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2014 Pod’s Picks: 1st Base

First base is a funny position. A whole bunch of them are drafted over the first couple of rounds and all of a sudden you realize it’s only round four and already nine of them are off the board. Without having filled your first base slot, panic sets in. Oh no! Don’t let me get stuck with James Loney.

The first base edition of Pod’s Picks may help you find value or learn who to avoid at their current going rate. The bullish section will only include players from my top 20, while the bearish group will only include those whose RotoGraphs consensus is in the top 20.

Bullish

Brandon Moss

My Rank: 18 | Consensus: 23

Sure he’s only a platoon player, but he’s got some serious wallop in his bat. For the second straight season, he finished with a batted ball distance of about 295 feet, while in all four years he has appeared on the leaderboard, he has never averaged less than 292 feet. My projection that led to this ranking calls for more of the same and I would imagine that my RotoGraphs brethren are expecting a small step backwards. Though he won’t start against lefties, he should still get more than 500 plate appearances, so some additional playing time would further boost his counting stats and offset any potential regression in his skill rates.

David Ortiz

My Rank: 7 | Consensus: 11

Everyone, including me, has been waiting for signs of decline and they just refuse to show themselves. Remember many years ago when Ortiz got off to a slow start and everyone claimed he was done and that his bat speed had slowed? Yeah, good call. I challenge you to find any underlying skill that hints that a decline is imminent. I am projecting a small step backward, but a barely noticeable one. At his age, you have to think there’s greater risk of injury, but aside from 2012, he’s been remarkably healthy.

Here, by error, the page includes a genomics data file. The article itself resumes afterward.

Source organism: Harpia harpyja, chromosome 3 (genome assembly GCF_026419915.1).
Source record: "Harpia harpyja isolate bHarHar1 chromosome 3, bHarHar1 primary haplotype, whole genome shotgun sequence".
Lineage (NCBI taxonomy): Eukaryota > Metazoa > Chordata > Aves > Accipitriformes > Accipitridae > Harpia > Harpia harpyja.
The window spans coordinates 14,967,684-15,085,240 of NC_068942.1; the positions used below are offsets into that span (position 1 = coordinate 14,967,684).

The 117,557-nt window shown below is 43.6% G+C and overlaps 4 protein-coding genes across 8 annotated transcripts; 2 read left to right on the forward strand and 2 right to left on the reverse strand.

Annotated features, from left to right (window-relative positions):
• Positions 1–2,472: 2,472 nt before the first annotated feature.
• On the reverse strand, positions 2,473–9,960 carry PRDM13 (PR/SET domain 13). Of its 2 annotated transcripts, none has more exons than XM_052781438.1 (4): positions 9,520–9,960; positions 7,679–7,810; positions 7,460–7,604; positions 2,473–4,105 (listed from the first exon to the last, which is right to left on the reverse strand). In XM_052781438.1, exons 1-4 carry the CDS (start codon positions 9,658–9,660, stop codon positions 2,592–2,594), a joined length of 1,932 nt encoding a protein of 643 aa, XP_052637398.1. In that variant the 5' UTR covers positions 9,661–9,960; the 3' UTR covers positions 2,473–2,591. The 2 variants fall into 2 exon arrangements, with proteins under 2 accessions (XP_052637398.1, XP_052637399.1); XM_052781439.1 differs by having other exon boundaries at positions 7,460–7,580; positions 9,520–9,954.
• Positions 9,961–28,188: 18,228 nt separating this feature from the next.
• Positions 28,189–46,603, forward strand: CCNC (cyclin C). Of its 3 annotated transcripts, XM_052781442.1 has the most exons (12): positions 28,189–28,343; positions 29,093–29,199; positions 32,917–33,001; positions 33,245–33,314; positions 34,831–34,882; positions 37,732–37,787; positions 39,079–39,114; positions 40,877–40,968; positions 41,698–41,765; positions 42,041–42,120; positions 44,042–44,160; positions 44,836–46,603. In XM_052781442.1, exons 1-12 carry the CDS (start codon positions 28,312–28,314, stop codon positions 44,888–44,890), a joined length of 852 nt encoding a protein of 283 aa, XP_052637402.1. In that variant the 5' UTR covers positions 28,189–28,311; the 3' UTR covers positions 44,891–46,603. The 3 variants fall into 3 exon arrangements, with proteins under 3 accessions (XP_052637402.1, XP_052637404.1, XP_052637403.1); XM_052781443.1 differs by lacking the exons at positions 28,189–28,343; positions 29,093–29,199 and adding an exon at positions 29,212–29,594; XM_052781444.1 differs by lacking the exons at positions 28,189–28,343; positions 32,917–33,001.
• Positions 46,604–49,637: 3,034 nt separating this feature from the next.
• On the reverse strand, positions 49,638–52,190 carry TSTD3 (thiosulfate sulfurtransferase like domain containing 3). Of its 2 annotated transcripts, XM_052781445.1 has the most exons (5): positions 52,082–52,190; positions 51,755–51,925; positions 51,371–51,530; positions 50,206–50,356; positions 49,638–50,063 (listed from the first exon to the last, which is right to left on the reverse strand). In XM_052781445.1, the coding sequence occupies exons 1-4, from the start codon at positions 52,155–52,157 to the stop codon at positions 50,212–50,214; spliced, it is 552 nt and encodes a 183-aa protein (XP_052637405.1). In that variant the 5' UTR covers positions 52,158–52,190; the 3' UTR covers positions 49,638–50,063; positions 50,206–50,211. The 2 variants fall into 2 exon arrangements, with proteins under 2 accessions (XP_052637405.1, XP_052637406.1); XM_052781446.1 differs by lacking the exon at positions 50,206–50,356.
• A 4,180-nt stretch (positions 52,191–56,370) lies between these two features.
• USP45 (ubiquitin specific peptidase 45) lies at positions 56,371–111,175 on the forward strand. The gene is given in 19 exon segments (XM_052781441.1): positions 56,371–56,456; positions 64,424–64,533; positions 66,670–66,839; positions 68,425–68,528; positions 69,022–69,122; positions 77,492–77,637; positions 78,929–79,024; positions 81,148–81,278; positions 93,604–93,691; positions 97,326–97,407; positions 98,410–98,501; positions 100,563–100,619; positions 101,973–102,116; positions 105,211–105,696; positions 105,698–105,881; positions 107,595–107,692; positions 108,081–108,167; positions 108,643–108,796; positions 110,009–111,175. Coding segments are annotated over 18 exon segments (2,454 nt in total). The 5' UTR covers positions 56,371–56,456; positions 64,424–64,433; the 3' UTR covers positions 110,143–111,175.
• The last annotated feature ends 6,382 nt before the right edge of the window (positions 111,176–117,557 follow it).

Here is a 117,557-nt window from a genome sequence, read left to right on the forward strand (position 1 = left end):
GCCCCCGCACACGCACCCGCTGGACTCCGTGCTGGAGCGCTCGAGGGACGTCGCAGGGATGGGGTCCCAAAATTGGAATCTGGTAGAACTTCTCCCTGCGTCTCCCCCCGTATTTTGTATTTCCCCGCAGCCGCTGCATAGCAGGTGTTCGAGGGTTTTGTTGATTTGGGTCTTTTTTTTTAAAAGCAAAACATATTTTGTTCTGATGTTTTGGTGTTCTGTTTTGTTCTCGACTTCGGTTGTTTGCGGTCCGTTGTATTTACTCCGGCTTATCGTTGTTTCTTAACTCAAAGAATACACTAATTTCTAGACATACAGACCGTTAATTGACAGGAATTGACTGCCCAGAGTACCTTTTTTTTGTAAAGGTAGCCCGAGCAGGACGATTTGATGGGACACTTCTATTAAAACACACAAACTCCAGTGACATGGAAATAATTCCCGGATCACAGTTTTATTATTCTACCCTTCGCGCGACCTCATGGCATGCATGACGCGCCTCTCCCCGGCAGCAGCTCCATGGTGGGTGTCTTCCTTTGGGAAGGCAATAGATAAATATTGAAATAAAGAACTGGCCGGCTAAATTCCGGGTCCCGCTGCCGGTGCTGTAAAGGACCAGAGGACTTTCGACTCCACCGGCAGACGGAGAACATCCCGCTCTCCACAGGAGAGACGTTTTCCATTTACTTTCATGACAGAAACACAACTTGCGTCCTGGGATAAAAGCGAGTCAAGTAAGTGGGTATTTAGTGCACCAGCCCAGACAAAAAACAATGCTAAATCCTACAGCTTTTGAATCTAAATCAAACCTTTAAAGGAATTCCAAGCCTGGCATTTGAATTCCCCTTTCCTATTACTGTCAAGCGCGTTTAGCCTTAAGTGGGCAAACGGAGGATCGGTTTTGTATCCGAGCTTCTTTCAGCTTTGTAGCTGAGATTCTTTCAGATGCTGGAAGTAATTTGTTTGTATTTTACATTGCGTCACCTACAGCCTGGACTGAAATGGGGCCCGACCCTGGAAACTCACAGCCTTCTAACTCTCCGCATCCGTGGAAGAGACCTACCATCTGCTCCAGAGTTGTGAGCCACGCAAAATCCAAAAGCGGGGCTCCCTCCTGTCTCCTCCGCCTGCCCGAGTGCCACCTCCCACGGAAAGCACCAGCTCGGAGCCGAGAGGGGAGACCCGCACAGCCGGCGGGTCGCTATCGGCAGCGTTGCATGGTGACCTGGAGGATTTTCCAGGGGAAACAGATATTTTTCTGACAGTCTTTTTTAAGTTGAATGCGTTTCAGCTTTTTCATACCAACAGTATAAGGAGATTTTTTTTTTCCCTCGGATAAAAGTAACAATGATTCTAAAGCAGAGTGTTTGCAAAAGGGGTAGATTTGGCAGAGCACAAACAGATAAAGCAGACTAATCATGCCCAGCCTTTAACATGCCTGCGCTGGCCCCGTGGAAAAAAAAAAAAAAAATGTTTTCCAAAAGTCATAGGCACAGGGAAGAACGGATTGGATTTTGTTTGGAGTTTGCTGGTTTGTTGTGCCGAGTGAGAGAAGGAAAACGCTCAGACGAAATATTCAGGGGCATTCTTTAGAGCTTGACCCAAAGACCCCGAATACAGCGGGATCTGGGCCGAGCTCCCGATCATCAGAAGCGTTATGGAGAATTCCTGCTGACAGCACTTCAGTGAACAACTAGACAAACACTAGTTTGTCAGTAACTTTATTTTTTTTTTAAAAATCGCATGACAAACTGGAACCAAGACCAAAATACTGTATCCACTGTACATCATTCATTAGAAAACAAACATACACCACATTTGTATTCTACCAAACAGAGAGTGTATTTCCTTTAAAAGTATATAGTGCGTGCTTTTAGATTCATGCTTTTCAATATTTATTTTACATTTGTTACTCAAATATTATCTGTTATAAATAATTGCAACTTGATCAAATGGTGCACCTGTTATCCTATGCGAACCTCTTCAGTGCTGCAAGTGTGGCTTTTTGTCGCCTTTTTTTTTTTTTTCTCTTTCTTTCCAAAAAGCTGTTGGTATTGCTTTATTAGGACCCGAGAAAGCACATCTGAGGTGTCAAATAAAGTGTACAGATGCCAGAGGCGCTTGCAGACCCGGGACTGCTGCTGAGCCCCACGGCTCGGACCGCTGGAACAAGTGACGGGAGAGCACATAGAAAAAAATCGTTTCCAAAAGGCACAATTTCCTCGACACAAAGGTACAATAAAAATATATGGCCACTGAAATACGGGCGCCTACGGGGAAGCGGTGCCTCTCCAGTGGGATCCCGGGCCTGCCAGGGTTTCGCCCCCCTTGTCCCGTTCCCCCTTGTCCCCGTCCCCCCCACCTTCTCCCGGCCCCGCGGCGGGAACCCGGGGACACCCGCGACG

Adrian Gonzalez

My Rank: 8 | Consensus: 12

I did not expect this one. Because he’s no longer a 30-40 home run guy, I think he gets lost in the shuffle and may have become undervalued. He still hits cleanup in a solid lineup, is a near lock to contribute positive value in batting average, and should still be at least replacement level win his home run production. Given another year away from his shoulder issues and a rebound in his xHR/FB rate after a down 2012, I am projecting better power this year.

Bearish

Billy Butler

My Rank: 17 | Consensus: 10

This is a surprise. Butler was supremely disappointing last year after his long awaited home run breakout in 2012. Rather than treat 2013 as closer to the norm, it seems like the rest of the rankers believe that 2012 is actually closer to Butler’s true talent. He simply doesn’t hit enough fly balls to reach the upper 20s in home runs again and that fly ball rate has finished below 30% for two straight years now. The surrounding offense isn’t that great, he’s slow as molasses which reduces his runs scored total, and you’re really just left with a good batting average and a decent, albeit unspectacular, RBI total.

Adam Lind

My Rank: 24 | Consensus: 19

I would have never guessed that I was more pessimistic on Lind than others. But I guess it makes some sense. His batting average is due for a decline given his inflated 2013 BABIP. His HR/FB rate has bounced around throughout his career, making it difficult to peg a true talent level. But his 2013 mark was the second highest of his career, so you gotta figure some regression there. He’s not going to play against lefties, or at least do anything productive against them. If he could reverse his tumbling fly ball rate trend, maybe his power stays constant and he comes close to the consensus ranking.